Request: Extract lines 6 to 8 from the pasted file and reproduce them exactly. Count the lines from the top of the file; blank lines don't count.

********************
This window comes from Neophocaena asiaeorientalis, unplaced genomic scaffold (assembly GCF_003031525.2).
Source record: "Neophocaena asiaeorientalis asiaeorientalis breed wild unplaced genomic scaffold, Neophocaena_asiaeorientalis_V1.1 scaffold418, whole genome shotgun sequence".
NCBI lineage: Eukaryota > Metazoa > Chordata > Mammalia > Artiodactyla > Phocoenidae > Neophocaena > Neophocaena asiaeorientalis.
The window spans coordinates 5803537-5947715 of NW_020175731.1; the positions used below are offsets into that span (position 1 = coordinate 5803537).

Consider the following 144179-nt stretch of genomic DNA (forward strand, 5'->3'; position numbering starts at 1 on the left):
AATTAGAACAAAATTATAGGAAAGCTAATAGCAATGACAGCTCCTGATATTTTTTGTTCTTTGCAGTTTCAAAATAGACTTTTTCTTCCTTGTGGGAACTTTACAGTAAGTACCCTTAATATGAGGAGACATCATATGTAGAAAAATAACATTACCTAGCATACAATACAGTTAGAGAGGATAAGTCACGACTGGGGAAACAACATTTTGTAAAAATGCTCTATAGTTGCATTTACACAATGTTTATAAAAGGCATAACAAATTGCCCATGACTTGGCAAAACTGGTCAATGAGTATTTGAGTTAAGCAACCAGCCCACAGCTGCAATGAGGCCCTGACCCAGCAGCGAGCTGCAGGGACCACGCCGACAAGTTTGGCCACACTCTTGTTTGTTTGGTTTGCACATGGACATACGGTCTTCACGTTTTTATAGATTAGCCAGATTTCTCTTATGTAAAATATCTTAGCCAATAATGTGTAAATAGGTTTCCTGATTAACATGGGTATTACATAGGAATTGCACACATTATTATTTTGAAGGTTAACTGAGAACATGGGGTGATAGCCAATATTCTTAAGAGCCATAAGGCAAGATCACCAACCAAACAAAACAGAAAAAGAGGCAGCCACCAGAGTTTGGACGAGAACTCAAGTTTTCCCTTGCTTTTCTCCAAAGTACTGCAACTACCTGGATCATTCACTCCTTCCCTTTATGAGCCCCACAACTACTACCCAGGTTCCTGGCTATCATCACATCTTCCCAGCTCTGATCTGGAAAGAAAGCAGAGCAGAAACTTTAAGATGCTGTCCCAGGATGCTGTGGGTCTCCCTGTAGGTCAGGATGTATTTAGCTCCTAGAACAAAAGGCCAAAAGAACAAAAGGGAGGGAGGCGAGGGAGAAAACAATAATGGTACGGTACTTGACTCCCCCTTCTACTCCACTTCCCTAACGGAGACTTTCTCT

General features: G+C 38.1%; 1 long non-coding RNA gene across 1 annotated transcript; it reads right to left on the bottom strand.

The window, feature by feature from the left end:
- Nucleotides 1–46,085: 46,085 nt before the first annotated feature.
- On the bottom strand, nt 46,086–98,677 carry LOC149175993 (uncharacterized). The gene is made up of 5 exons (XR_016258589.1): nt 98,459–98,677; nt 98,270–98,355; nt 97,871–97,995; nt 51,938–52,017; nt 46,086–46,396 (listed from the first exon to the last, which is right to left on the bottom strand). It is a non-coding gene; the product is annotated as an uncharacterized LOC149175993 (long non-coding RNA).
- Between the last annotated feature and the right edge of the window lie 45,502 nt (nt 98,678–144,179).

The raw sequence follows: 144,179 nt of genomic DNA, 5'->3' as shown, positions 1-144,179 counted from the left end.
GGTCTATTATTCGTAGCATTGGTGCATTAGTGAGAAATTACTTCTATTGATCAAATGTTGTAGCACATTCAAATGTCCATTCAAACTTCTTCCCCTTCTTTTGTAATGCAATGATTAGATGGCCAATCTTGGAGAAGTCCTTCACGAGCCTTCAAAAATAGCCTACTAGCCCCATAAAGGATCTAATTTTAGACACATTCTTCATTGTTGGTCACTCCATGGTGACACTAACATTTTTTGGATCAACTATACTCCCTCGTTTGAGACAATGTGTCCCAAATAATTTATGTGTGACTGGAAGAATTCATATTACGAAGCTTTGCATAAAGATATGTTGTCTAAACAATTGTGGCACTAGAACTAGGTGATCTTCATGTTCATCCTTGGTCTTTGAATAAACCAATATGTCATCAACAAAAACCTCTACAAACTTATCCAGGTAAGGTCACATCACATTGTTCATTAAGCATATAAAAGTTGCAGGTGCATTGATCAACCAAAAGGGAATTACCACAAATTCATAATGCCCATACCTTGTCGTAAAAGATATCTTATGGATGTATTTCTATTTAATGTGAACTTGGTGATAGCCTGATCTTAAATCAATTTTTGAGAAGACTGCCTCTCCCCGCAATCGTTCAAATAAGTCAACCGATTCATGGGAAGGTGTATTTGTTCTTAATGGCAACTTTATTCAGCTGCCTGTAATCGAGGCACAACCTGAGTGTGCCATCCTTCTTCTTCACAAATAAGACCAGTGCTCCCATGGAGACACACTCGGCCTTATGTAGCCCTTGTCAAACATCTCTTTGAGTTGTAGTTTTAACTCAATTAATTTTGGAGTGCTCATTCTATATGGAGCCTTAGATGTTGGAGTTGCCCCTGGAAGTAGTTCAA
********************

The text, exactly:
AATTAGAACAAAATTATAGGAAAGCTAATAGCAATGACAGCTCCTGATATTTTTTGTTCTTTGCAGTTTCAAAATAGACTTTTTCTTCCTTGTGGGAACTTTACAGTAAGTACCCTTAATATGAGGAGACATCATATGTAGAAAAATAACATTACCTAGCATACAATACAGTTAGAGAGGATAAGTCACGACTGGGGAAACAACATTTTGTAAAAATGCTCTATAGTTGCATTTACACAATGTTTATAAAAGGCATAACAAATTGCCCATGACTTGGCAAAACTGGTCAATGAGTATTTGAGTTAAGCAACCAGCCCACAGCTGCAATGAGGCCCTGACCCAGCAGCGAGCTGCAGGGACCACGCCGACAAGTTTGGCCACACTCTTGTTTGTTTGGTTTGCACATGGACATACGGTCTTCACGTTTTTATAGATTAGCCAGATTTCTCTTATGTAAAATATCTTAGCCAATAATGTGTAAATAGGTTTCCTGATTAACATGGGTATTACATAGGAATTGCACACATTATTATTTTGAAGGTTAACTGAGAACATGGGGTGATAGCCAATATTCTTAAGAGCCATAAGGCAAGATCACCAACCAAACAAAACAGAAAAAGAGGCAGCCACCAGAGTTTGGACGAGAACTCAAGTTTTCCCTTGCTTTTCTCCAAAGTACTGCAACTACCTGGATCATTCACTCCTTCCCTTTATGAGCCCCACAACTACTACCCAGGTTCCTGGCTATCATCACATCTTCCCAGCTCTGATCTGGAAAGAAAGCAGAGCAGAAACTTTAAGATGCTGTCCCAGGATGCTGTGGGTCTCCCTGTAGGTCAGGATGTATTTAGCTCCTAGAACAAAAGGCCAAAAGAACAAAAGGGAGGGAGGCGAGGGAGAAAACAATAATGGTACGGTACTTGACTCCCCCTTCTACTCCACTTCCCTAACGGAGACTTTCTCT

General features: G+C 38.1%; 1 long non-coding RNA gene across 1 annotated transcript; it reads right to left on the bottom strand.

The window, feature by feature from the left end: